“star” stars are though for the piece – I need better quotes. So far, I don’t have any stand-out interviews, but I do have a lot of background information on what subway performing is like. It’s coming together, but slowly. I want to get some high quality videos to include in the final blog post (I do have one so far, but the acoustics are a bit off). Lastly, I put a call into two of the Arts for Transit authorized (and publicized) musician groups. I think it will all come together.


APRIL 25, 2011

Ok I don’t know why, but the “links” feature is not working for me right now. I keep trying to link to all of the various websites I have used for my research so far, but it won’t let me. Basically, I got the idea to write about the subway performance artists (most of whom are musicians) through a NY Magazine article from February 27. Then, I read various online articles about the musicians, including the March 21 blog post from the NY Times (about the changing face of subway musicians), a April 19 NY Daily News article about Lyle Divinksy (a singer/guitarist), and additional NY Magazine articles about different performers (one about Susan Cagle, who has now sold 30,000 copies of her album because of her subway performing). Additionally, I researched the various laws associated with performing, especially in regard to MTA – Arts for Transit and MUNY. In the past week I have checked out musicians at Lorimer, Union Square, Battery Park and Bed-Stuy stations.

In my research, I have noticed a couple of (random) things that might pose problems/become more interesting. A) It is going to be hard to find new ways of saying “performer” throughout the piece without being contrived. B) Many of the laws contradict one another, or at least the resultant discrepancies between law enforcement and musicians contradict the actual laws. C) People actually can and do get arrested…for singing too loud? Shameful. D) Some people have actually garnered moderate fame from this. E) MUNY is actually very selective, but also a permit is NOT necessary to perform down below the city.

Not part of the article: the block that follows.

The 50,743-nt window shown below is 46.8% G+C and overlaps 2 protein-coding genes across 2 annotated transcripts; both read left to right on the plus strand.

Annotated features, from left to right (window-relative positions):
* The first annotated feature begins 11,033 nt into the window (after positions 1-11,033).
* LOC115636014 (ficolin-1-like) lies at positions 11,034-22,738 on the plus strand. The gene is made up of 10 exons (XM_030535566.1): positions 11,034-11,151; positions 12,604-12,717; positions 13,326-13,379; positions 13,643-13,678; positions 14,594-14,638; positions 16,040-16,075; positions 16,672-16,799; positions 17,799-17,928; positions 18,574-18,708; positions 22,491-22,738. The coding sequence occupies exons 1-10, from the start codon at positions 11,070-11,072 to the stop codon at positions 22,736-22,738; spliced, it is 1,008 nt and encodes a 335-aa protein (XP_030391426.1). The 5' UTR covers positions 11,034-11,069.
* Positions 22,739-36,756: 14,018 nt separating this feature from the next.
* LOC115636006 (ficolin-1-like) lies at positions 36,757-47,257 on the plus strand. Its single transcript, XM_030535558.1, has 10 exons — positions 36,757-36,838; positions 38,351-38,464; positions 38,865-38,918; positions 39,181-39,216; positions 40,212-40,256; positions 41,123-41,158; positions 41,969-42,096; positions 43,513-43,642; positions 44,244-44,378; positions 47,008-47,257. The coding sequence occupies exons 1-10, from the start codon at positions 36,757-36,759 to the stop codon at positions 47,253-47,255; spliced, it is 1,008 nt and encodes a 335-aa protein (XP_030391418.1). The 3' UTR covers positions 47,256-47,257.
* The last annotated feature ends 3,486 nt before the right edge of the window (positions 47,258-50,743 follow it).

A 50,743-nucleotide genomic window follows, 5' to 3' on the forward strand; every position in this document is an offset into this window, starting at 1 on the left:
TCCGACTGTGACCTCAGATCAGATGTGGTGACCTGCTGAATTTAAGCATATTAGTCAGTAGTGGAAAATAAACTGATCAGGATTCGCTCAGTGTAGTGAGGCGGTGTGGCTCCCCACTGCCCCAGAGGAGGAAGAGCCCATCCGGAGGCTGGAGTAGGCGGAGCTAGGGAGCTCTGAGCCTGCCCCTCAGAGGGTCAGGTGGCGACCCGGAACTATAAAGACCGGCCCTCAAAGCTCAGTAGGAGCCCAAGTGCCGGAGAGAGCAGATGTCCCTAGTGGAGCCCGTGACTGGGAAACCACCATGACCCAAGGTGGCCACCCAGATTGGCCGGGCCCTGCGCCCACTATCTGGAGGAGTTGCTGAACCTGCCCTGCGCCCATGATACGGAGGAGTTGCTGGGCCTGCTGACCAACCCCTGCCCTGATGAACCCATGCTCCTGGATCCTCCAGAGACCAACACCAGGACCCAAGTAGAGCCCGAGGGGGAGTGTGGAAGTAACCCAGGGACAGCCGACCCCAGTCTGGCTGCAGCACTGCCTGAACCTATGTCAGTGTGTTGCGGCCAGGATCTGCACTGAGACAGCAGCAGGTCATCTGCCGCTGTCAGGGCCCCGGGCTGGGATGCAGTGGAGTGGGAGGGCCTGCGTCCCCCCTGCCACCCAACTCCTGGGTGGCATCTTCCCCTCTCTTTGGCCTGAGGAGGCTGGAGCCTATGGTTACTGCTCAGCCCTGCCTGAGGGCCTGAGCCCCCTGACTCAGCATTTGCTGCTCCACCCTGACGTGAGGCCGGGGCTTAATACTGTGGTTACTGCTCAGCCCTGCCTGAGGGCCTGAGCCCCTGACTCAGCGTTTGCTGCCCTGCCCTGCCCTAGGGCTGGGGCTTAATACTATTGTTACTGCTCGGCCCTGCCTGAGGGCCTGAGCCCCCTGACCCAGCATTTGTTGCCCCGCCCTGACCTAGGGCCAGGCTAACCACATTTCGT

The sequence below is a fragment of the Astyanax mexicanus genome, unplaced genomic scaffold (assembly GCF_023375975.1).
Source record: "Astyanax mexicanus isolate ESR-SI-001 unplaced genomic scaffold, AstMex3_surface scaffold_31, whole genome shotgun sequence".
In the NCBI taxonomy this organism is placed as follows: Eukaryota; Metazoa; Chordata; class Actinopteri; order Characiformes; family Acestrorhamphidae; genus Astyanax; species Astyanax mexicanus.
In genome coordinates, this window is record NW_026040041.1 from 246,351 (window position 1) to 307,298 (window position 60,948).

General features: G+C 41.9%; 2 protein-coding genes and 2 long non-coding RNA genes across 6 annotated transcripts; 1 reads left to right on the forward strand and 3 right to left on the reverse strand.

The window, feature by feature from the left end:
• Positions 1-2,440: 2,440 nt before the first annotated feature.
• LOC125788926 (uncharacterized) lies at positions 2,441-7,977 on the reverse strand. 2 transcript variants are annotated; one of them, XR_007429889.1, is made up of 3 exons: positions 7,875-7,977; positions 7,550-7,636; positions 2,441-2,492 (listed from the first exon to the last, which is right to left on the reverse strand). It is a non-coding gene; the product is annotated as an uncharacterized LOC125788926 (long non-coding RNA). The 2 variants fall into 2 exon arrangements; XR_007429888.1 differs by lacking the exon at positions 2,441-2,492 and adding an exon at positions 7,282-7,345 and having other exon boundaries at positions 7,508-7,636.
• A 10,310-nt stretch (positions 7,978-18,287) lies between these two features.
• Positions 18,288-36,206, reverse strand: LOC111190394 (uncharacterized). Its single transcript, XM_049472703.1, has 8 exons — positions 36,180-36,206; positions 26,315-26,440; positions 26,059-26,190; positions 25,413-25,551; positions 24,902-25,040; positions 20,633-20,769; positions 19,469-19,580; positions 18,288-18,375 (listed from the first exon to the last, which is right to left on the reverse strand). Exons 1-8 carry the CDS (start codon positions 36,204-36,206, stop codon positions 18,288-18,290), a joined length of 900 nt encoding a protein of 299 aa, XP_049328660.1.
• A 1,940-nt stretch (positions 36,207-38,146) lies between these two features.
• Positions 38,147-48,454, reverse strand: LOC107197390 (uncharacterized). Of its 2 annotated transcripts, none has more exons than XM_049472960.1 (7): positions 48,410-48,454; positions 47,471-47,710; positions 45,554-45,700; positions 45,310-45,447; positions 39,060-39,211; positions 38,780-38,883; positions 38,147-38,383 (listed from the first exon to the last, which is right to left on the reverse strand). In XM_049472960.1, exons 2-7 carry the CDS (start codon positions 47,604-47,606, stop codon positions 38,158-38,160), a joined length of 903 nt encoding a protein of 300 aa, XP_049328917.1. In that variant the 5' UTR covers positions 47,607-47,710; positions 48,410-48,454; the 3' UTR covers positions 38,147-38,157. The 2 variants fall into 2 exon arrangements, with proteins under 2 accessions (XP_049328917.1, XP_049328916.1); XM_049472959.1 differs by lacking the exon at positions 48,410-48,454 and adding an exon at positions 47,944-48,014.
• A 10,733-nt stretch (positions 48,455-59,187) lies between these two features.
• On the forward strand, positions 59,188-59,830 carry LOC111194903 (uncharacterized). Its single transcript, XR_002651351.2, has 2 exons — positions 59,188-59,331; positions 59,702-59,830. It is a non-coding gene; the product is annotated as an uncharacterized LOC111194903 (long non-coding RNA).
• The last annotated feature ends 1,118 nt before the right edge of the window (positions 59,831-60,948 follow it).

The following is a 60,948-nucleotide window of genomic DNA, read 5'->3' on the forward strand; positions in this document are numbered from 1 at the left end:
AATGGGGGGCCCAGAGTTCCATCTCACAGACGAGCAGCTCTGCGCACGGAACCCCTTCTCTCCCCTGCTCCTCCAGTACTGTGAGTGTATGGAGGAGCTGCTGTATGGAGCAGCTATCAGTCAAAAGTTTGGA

So, as for my angle: I know we discussed the MUNY tryouts and such, but I’m trying a different route. I, of course, am intrigued by the legality of the whole thing. I get a kick out of interviewing police officers (“I’m sorry, ma’am, but I can not give you an answer at this time”) and I want to focus not on the shiny cool performers that cover freaking Oasis/The Beatles, but the homeless guys that just belt it for kicks. So basically I’m going to figure out the intricacies of the nitty gritty underside of performing underground

Divas Underground Union SQ 3/25/10

What an amazing day of women musicians performing at Union Square Thursday March 25th,

I created a photo gallery of some of the women I was able to catch.

A montage video of part of the day is up on my artists page.

here's a fun shot taken by Music Under New York's  Tim Higginbotham:

Cathy Grier, LEFT on RED's Liah Alonzo & Kelly Halloran and Heidi Kole


Arts For Transit and Music Under New York

Arts For Transit commissions the rich and beautiful mosaics including other art installations found throughout the city. Kudos to Sandra Bloodworth director Arts For Transit and assistant director Amy Haussmann and Lydia Bradshaw Manager, MTA Arts for Transit and Music Under New York.